Most people don’t know it, but stress can be downright deadly.
Chronic stress triples your chances of dying before your time.1 And it raises your risk of many of the deadliest health conditions. In fact, it’s linked to the six leading causes of death.
Not only that, stress is responsible for up to 90% of all doctor’s office visits in the U.S.
But you can help fight it with these five soothing herbs:
This small shrub that grows in India is a powerful adaptogen. That means it helps the body resist stress. In one study, people with a history of chronic stress took two 300 mg capsules of ashwagandha extract each day for 60 days. It lowered their levels of a stress hormone called cortisol. And participants reported feeling less stress, anxiety, and depression.3
This flower reduces mental stress and relaxes tense muscles.4 Make chamomile tea by steeping two to three heaping teaspoons of the dried petals in boiling water. Let them soak for 10 to 15 minutes. And enjoy a cup three to four times a day—between meals.
Chamomile is in the same plant family as ragweed, chrysanthemums, marigolds, and daisies.5 If you are allergic to any of these, try lemon balm tea instead. Prepare it the same way.
Studies show passionflower is as effective as prescription medications at reducing anxiety. But unlike antianxiety pills, this herb doesn’t cause side effects.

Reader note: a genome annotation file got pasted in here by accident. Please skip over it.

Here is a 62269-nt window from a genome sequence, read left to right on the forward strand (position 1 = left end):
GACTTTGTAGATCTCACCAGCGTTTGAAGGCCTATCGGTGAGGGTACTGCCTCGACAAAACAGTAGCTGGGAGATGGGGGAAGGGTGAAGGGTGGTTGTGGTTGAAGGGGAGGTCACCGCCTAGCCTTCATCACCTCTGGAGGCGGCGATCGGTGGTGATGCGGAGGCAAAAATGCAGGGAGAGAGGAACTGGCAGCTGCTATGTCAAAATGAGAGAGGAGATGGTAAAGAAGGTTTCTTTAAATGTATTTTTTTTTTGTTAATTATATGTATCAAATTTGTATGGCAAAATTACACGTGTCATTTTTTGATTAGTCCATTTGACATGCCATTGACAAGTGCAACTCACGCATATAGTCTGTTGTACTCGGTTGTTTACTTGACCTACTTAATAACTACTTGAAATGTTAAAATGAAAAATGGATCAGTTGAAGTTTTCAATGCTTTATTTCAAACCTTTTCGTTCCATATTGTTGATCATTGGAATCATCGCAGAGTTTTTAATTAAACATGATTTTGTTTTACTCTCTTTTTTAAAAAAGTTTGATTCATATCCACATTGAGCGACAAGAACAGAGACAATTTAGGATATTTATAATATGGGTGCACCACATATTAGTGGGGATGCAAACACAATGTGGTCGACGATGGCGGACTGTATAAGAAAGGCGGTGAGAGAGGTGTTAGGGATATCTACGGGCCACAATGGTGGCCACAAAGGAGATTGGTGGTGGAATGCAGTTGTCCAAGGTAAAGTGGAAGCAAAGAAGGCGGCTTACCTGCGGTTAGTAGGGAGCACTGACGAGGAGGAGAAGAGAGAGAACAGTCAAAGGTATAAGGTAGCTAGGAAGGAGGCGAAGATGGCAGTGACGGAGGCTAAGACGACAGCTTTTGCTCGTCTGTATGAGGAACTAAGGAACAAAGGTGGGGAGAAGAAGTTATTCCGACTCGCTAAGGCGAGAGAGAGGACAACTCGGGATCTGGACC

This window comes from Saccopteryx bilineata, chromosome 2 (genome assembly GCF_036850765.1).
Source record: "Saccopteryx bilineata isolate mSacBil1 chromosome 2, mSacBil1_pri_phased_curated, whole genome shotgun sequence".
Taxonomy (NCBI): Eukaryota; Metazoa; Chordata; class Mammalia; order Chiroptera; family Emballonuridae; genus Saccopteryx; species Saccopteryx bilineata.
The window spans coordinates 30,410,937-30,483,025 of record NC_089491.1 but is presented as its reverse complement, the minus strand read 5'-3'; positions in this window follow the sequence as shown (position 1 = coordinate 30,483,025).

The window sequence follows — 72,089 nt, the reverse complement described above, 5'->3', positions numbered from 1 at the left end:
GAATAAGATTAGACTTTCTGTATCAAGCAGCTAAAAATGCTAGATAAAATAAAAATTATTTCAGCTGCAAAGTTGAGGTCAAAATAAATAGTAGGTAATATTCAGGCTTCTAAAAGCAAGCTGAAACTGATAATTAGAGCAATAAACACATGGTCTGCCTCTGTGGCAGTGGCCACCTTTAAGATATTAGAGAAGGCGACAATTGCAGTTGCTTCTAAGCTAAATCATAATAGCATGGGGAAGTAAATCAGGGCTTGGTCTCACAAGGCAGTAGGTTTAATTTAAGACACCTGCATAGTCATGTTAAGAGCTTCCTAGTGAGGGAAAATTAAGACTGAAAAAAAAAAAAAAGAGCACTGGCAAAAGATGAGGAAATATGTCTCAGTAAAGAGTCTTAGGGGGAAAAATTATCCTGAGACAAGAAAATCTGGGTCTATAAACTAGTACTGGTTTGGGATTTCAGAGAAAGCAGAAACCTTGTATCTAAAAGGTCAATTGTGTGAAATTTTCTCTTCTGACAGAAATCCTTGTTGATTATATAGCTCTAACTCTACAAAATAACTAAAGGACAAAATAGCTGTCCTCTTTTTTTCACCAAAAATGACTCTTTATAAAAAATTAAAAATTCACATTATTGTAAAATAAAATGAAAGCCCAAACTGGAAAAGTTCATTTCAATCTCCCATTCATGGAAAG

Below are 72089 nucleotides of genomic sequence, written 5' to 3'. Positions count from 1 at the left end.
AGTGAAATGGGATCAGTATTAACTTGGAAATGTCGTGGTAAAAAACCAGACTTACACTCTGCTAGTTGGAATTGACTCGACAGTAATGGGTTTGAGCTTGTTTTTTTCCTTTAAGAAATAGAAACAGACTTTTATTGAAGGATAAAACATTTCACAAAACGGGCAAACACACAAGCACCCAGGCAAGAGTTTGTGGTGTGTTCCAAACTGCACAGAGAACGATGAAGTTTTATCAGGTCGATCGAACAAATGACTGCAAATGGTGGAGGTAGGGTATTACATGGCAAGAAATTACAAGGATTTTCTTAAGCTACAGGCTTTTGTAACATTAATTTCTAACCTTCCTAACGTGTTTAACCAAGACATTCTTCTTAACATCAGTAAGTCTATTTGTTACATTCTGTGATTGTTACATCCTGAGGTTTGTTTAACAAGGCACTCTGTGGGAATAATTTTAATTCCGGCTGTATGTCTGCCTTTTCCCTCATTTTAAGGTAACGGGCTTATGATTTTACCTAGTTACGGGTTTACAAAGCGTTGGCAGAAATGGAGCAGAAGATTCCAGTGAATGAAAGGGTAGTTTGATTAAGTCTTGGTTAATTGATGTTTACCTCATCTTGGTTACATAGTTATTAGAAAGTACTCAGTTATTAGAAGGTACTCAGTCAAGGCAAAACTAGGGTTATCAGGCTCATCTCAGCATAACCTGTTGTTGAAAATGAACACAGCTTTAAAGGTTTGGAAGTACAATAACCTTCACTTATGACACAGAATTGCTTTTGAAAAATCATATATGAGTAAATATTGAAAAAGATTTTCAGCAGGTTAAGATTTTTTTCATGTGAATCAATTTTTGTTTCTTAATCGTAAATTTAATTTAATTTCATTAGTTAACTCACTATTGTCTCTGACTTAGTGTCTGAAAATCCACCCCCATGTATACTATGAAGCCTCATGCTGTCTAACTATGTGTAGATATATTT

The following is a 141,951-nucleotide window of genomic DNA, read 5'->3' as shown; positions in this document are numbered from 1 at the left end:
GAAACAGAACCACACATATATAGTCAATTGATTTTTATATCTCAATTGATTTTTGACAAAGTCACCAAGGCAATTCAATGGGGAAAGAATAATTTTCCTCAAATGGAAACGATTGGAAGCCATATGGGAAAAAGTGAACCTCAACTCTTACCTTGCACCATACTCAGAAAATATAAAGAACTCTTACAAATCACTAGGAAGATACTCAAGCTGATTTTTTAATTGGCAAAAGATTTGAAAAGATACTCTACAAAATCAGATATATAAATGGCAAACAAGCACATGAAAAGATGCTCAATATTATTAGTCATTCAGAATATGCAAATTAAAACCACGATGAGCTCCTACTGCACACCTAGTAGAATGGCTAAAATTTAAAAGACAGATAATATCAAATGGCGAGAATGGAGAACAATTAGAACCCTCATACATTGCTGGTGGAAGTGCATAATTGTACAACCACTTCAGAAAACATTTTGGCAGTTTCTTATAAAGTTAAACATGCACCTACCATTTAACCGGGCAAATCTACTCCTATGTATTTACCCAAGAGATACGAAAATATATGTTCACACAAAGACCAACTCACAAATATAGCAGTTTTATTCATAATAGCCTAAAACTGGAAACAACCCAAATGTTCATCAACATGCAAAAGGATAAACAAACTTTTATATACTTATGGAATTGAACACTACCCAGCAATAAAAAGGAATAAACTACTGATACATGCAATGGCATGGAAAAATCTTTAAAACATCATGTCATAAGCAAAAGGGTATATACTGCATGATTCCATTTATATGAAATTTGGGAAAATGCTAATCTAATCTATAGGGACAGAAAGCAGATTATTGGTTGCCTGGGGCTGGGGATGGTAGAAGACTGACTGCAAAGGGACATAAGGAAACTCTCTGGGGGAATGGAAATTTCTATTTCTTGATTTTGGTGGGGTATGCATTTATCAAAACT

Researchers gave passionflower extract to patients suffering from generalized anxiety disorder (GAD). They found that it was as effective as 30 mg of oxazepam.6 The difference? Oxazepam impairs job performance, causing drowsiness and difficulty concentrating.7
4. Eleuthero Root
Like ashwagandha, eleuthero root—also known as Siberian ginseng—is an adaptogen. Researchers from the Swedish Herbal Institute found eleuthero root extract lowers cortisol and nitric oxide levels. These rise during times of physical or emotional stress. Reducing them makes it easier to cope with stressful situations.8
The aroma of this flower is well known for inducing relaxation and sleep. As an oral supplement, it’s even more powerful. In one study, a group of participants with GAD took lavender oil extract for six weeks. The other group took a sedative drug called lorazepam.
People taking the lavender supplement experienced a 45% decrease in anxiety symptoms.9 Lorazepam was 1% more effective… But it comes with an increased risk of dementia and addiction.
All five of these herbs are easy to find online and at health food stores.
Do you use herbs to calm your nerves? What do you find the most helpful? Tell us in the comments section below.
In Good Health,
Publisher, INH Health Watch